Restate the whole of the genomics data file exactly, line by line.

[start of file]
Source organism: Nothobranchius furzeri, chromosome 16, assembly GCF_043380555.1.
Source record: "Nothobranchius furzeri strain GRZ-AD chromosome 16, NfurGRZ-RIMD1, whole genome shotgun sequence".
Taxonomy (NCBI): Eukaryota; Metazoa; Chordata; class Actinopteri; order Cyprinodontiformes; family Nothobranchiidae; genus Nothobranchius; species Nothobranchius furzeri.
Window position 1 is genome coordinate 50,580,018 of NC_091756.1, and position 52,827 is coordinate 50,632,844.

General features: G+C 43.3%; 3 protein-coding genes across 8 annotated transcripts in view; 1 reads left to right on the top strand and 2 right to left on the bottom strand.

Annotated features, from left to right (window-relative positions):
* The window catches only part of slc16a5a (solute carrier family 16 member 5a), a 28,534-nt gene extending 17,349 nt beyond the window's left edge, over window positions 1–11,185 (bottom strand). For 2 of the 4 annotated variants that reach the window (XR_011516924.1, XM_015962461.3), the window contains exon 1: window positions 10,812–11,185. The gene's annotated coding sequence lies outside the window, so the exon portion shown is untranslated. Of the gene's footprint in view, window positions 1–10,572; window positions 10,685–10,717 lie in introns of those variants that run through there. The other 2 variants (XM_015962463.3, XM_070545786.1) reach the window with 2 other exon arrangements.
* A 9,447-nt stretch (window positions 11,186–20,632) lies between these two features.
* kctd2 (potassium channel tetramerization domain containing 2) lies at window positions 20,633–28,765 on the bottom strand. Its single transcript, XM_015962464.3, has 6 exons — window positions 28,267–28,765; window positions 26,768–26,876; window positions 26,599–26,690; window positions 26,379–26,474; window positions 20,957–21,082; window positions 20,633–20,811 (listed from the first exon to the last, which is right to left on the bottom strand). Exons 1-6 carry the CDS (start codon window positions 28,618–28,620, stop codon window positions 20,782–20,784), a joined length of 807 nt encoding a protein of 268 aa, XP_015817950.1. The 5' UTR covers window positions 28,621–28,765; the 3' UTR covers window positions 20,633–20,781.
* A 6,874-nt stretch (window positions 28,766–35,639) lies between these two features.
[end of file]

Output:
Source organism: Nothobranchius furzeri, chromosome 16, assembly GCF_043380555.1.
Source record: "Nothobranchius furzeri strain GRZ-AD chromosome 16, NfurGRZ-RIMD1, whole genome shotgun sequence".
Taxonomy (NCBI): Eukaryota; Metazoa; Chordata; class Actinopteri; order Cyprinodontiformes; family Nothobranchiidae; genus Nothobranchius; species Nothobranchius furzeri.
Window position 1 is genome coordinate 50,580,018 of NC_091756.1, and position 52,827 is coordinate 50,632,844.

General features: G+C 43.3%; 3 protein-coding genes across 8 annotated transcripts in view; 1 reads left to right on the top strand and 2 right to left on the bottom strand.

Annotated features, from left to right (window-relative positions):
* The window catches only part of slc16a5a (solute carrier family 16 member 5a), a 28,534-nt gene extending 17,349 nt beyond the window's left edge, over window positions 1–11,185 (bottom strand). For 2 of the 4 annotated variants that reach the window (XR_011516924.1, XM_015962461.3), the window contains exon 1: window positions 10,812–11,185. The gene's annotated coding sequence lies outside the window, so the exon portion shown is untranslated. Of the gene's footprint in view, window positions 1–10,572; window positions 10,685–10,717 lie in introns of those variants that run through there. The other 2 variants (XM_015962463.3, XM_070545786.1) reach the window with 2 other exon arrangements.
* A 9,447-nt stretch (window positions 11,186–20,632) lies between these two features.
* kctd2 (potassium channel tetramerization domain containing 2) lies at window positions 20,633–28,765 on the bottom strand. Its single transcript, XM_015962464.3, has 6 exons — window positions 28,267–28,765; window positions 26,768–26,876; window positions 26,599–26,690; window positions 26,379–26,474; window positions 20,957–21,082; window positions 20,633–20,811 (listed from the first exon to the last, which is right to left on the bottom strand). Exons 1-6 carry the CDS (start codon window positions 28,618–28,620, stop codon window positions 20,782–20,784), a joined length of 807 nt encoding a protein of 268 aa, XP_015817950.1. The 5' UTR covers window positions 28,621–28,765; the 3' UTR covers window positions 20,633–20,781.
* A 6,874-nt stretch (window positions 28,766–35,639) lies between these two features.